This creates fear in him as he sees that this “dog” seems to know every of his actions, that is, the moment he makes any move, he reacts instantly without fail.

He may be wondering if this “dog” is there to control him? 

It was a mystery to him, as anytime he looked into the mirror, this “dog” would appear instantly and stare at him. 

This makes him wary of the mirror and will avoid it.

If you pay a close attention at your dog’s body language while he is staring at the mirror, he will show signs of unease, stress, and even terror.

He may even start to tremble and will even try to run away from the mirror.

There is also a possibility that he is agitated by this “dog”, and starts barking, growling and attacking at him.

This is when he will attempt to break the mirrors rather than running away from them.

In order to help him overcome this fear or aggression, you need to make him know that the “dog” that he sees in the mirror does no harm to him through training.

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The ways to do this will be:

1. Stand in front of a mirror and bring your dog close to you using a collar.

2. If he starts to exhibit fear or aggression, calm him down first by distracting him. Give him something to focus on, like a toy or a treat.

3. Once he has calmed down, bring his attention back to you. Slowly and softly praise and pet him.

4. Next, make him see the mirror again as you continue to give him a gentle pet. Keep praising and petting him as he continues looking in the mirror.

5. If your dog continues to act frightened, you may need to distract him again using a toy or food and to continue with the training once he calms down again. 

6. Bear in mind that you have to remain calm and patient as you want your dog to feel your calm “energy”.

7. Keep practicing this with your dog till he is able to see himself in the mirror without fear or discomfort. This may take a few sessions.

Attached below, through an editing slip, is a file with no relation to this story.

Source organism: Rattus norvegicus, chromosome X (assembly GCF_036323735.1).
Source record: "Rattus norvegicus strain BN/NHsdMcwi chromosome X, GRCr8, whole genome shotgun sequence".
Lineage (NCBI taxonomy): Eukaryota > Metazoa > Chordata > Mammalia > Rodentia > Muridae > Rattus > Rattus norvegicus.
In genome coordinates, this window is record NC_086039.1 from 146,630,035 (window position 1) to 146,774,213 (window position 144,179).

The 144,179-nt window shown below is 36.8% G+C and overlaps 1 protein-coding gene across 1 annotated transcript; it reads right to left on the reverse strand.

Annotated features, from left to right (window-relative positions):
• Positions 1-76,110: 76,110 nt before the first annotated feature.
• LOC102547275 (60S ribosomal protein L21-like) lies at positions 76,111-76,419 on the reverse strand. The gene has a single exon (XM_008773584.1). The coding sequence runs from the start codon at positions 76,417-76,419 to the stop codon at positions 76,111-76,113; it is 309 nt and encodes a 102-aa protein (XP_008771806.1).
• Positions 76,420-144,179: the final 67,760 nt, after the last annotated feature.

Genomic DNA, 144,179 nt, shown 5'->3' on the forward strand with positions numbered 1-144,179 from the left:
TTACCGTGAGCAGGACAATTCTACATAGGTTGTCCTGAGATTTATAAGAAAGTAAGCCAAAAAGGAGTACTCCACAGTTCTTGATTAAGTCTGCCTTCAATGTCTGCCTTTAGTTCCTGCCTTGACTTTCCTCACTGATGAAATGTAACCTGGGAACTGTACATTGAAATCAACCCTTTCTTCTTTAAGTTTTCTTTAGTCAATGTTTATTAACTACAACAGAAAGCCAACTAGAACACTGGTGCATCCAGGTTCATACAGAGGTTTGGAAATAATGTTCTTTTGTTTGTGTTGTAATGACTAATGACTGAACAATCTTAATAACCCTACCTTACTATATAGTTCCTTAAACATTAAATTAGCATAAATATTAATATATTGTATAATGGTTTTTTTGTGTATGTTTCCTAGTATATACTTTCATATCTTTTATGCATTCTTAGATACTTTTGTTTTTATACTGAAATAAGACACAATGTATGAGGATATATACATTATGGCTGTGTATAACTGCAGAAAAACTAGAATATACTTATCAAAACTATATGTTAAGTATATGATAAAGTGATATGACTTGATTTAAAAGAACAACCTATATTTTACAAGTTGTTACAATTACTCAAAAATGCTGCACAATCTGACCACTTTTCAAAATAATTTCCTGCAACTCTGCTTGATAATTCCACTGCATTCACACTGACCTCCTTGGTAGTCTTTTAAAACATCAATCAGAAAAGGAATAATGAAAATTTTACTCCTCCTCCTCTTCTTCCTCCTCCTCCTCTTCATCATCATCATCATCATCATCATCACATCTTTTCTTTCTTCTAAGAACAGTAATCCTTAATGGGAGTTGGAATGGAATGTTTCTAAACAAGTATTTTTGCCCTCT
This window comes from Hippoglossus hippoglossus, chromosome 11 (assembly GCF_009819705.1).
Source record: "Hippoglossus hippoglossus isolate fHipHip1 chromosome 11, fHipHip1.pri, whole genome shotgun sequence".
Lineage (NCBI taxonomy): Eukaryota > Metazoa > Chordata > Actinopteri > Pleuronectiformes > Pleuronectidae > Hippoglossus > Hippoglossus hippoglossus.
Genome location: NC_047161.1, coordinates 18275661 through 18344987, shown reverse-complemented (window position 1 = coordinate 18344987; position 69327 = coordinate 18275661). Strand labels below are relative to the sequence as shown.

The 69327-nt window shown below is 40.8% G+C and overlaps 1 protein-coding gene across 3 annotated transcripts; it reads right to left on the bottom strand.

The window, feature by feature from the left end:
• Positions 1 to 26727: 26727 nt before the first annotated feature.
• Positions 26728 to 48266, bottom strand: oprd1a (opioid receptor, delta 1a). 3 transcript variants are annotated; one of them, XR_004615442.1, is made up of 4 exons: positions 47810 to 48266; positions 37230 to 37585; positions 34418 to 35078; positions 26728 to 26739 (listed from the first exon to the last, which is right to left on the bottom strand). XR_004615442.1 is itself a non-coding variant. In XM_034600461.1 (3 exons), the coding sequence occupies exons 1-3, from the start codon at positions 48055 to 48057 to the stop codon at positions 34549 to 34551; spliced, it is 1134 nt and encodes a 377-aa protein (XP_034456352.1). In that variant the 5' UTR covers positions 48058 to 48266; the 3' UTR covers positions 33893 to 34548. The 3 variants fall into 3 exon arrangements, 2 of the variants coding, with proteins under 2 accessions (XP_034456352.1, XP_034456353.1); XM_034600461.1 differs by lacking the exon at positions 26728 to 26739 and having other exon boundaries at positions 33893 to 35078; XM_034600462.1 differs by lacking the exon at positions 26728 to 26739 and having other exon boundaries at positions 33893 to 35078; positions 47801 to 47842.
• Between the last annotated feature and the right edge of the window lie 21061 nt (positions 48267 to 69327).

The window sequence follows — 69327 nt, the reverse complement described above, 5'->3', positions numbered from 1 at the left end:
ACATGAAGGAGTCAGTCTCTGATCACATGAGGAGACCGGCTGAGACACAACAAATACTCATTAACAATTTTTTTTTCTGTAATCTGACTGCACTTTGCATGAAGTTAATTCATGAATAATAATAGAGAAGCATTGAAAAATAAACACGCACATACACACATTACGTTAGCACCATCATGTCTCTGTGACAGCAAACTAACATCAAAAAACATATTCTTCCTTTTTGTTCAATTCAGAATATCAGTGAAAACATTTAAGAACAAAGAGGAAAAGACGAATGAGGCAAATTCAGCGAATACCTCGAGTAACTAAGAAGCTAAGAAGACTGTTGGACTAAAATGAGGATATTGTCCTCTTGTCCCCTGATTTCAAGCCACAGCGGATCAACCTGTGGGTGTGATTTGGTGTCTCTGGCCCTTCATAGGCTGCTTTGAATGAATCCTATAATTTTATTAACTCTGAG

Do Dogs Hate Mirrors?

Almost all dogs are curious about the mirror rather than hating it when they see it for the very first time.

This is because when they see another “dog” in the mirror, they will start to wonder why he is in there, is he a friend or foe, can he “come out” of the mirror and what else is out there?

This is why they will use their paws to hit on the mirrors just to find out more about this mystery finding.

Depending on the natural instinct of the dogs, some dogs exhibit fear upon seeing another “dog” appear right in front of him with no scent (which is his mirror reflection).

This usually happens to timid dog breeds such as Maltese, Pugs and Toy Poodles.

As we know, dogs primarily identify each other through olfactory cues. Therefore, when these timid dogs see another “dog” in the mirror that possesses no odor, it might scare them off.

This is due to the fact that their natural instincts tell them that there might be something out there that could harm them.

However, there are some dogs, especially aggressive dog breeds such as German Shepherd, Rottweiler and Bull Terrier, who will bark, growl and even “attack” the mirror as an attempt to protect themselves from any “unknown” dog that is lurking in the mirror, staring at them.

So, as you have learned in this post, the instinctive behaviors of dogs will determine how they will react to a mirror that they see.